Nigeria backs Sepp Blatter for re-election

Nigeria backs Sepp Blatter for re-election

Published May. 25, 2011 11:16 a.m. ET

Sepp Blatter won support from an important African federation on Wednesday, hours before his challenger in FIFA's presidential election was placed under investigation amid damaging accusations of bribery.

The Nigeria Football Federation said it had decided to back 13-year incumbent Blatter partly because of his vow to fight corruption in the game - the topic that has dominated the buildup to next Wednesday's vote in Zurich.

Blatter's opponent, Mohamed bin Hammam of Qatar, was ordered to attend a FIFA ethics hearing on Sunday after being accused of bribery in his campaign to unseat the Swiss as head of world football.

The 75-year-old Blatter had already received support from the all-encompassing Confederation of African Football and four of Africa's five regional federations, suggesting fading support for bin Hammam in a continent viewed as key to his challenge and where he was thought to have widespread support.


Africa has 53 national associations who will vote in the secret ballot at the June 1 FIFA presidential election, the joint-largest of FIFA's six continental confederations alongside UEFA.

The declarations by CAF and the four regional bodies backing Blatter are not binding on individual countries but Nigeria's public display of support at an emergency meeting of its executive committee on Tuesday was another indication of Africa abandoning Asian Football Confederation President bin Hammam.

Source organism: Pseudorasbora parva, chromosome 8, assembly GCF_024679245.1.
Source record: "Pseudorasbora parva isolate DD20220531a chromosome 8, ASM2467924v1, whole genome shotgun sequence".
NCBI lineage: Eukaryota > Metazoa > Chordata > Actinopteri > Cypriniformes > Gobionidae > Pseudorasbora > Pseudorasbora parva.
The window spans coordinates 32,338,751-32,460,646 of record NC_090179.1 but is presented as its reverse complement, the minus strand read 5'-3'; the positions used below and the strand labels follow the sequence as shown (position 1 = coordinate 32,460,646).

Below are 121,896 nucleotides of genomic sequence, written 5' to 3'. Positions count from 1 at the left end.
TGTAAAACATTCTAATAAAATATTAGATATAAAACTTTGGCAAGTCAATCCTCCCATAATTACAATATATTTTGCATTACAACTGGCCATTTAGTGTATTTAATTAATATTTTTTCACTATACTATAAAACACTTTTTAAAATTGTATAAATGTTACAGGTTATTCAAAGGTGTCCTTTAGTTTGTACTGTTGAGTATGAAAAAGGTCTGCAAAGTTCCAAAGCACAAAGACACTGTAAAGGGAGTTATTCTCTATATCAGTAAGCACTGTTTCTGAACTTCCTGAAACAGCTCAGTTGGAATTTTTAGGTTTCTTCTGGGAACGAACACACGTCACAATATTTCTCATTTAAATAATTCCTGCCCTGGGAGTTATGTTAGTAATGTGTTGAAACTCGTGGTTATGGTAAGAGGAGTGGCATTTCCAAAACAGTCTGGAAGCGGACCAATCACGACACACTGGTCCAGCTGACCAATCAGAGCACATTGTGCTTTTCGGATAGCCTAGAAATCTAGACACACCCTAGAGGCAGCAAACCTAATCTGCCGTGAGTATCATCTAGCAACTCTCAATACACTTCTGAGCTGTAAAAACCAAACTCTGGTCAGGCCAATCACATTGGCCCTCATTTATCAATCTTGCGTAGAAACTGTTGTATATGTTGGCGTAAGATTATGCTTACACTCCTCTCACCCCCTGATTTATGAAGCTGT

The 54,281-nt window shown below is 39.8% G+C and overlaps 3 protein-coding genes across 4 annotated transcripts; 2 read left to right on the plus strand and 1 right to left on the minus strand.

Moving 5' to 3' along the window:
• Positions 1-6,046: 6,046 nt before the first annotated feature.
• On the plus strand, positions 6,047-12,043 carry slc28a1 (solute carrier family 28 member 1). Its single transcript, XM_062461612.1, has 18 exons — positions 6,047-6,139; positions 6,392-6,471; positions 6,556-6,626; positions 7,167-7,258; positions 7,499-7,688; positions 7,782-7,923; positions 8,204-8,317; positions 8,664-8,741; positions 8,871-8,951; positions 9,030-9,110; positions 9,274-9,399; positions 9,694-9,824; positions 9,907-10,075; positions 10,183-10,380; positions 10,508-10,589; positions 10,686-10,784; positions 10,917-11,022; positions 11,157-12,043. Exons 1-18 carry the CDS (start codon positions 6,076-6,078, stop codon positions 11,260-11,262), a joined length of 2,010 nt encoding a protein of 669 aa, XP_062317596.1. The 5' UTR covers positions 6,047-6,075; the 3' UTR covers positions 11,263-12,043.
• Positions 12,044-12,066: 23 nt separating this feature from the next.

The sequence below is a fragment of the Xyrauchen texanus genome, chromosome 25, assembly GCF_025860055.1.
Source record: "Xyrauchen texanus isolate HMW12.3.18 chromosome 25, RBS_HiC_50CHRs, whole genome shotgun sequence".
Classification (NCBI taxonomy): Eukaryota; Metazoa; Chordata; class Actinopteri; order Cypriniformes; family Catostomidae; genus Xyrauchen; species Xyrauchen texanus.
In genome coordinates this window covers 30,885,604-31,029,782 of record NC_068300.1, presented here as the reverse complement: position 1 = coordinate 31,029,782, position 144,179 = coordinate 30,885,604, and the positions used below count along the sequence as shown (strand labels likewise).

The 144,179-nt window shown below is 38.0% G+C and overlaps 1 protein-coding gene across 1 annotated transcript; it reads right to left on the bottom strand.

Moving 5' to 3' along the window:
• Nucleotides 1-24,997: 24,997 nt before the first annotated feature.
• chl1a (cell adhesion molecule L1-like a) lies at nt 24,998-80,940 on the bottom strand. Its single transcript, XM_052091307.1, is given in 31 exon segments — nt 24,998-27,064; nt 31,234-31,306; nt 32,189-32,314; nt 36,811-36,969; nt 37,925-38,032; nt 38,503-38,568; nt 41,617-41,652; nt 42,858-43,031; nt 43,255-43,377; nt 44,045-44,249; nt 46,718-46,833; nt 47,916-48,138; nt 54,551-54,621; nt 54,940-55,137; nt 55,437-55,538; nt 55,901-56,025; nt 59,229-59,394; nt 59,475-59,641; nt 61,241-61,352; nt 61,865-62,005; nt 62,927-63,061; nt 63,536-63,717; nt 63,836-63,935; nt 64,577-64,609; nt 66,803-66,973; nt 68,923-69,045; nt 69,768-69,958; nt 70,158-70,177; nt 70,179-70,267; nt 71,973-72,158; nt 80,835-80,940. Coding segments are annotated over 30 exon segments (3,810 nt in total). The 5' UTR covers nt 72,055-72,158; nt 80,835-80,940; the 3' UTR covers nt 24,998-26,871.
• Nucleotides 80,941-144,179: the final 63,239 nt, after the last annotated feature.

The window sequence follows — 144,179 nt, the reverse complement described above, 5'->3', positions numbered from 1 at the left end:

The NFF said it will support Blatter for re-election ''for his tremendous works in development of the game in Africa and globally ... and his pledge to increase grants to national associations and to make the administration of the game more open and fight corruption.''

This weekend, Blatter made a short-notice visit to South Africa to attend meetings with representatives of 37 of CAF's 53 members. Regional federations from southern, central, east and west Africa then declared their ''full support'' to the current FIFA President.

''I am confident, very confident,'' Blatter said in Johannesburg of his chances of winning a fourth term. ''Especially after having received the support from the associations assembled here.''

Blatter said he was not campaigning for votes in Africa, but rather ''trying to protect FIFA'' from corruption.

Wednesday's allegations against bin Hammam and FIFA vice president Jack Warner are the latest to rock football's governing body.

In October, six high-profile FIFA officials - including Nigerian executive committee member Amos Adamu - were banned for breaching FIFA's ethics code in the bidding process for December's troubled 2018 and 2022 World Cup hosting vote.

CAF President Issa Hayatou and Ivory Coast federation president Jacques Anouma - also members of FIFA's executive committee - were accused this month of taking bribes to vote for Qatar's successful 2022 bid. They have both denied wrongdoing.

But despite the sanctioning of Adamu for soliciting bribes, and a temporary suspension of the NFF by FIFA last year because of government interference, Nigeria still backed Blatter for re-election - citing the promise of more money as one reason.

Last year's World Cup in South Africa - which brought great financial reward for the continent - won Blatter many friends in Africa.

''The economical rewards that FIFA enjoyed (from the World Cup), and of course member countries ... the returns are massive,'' South African Football Association President Kirsten Nematandani said this weekend.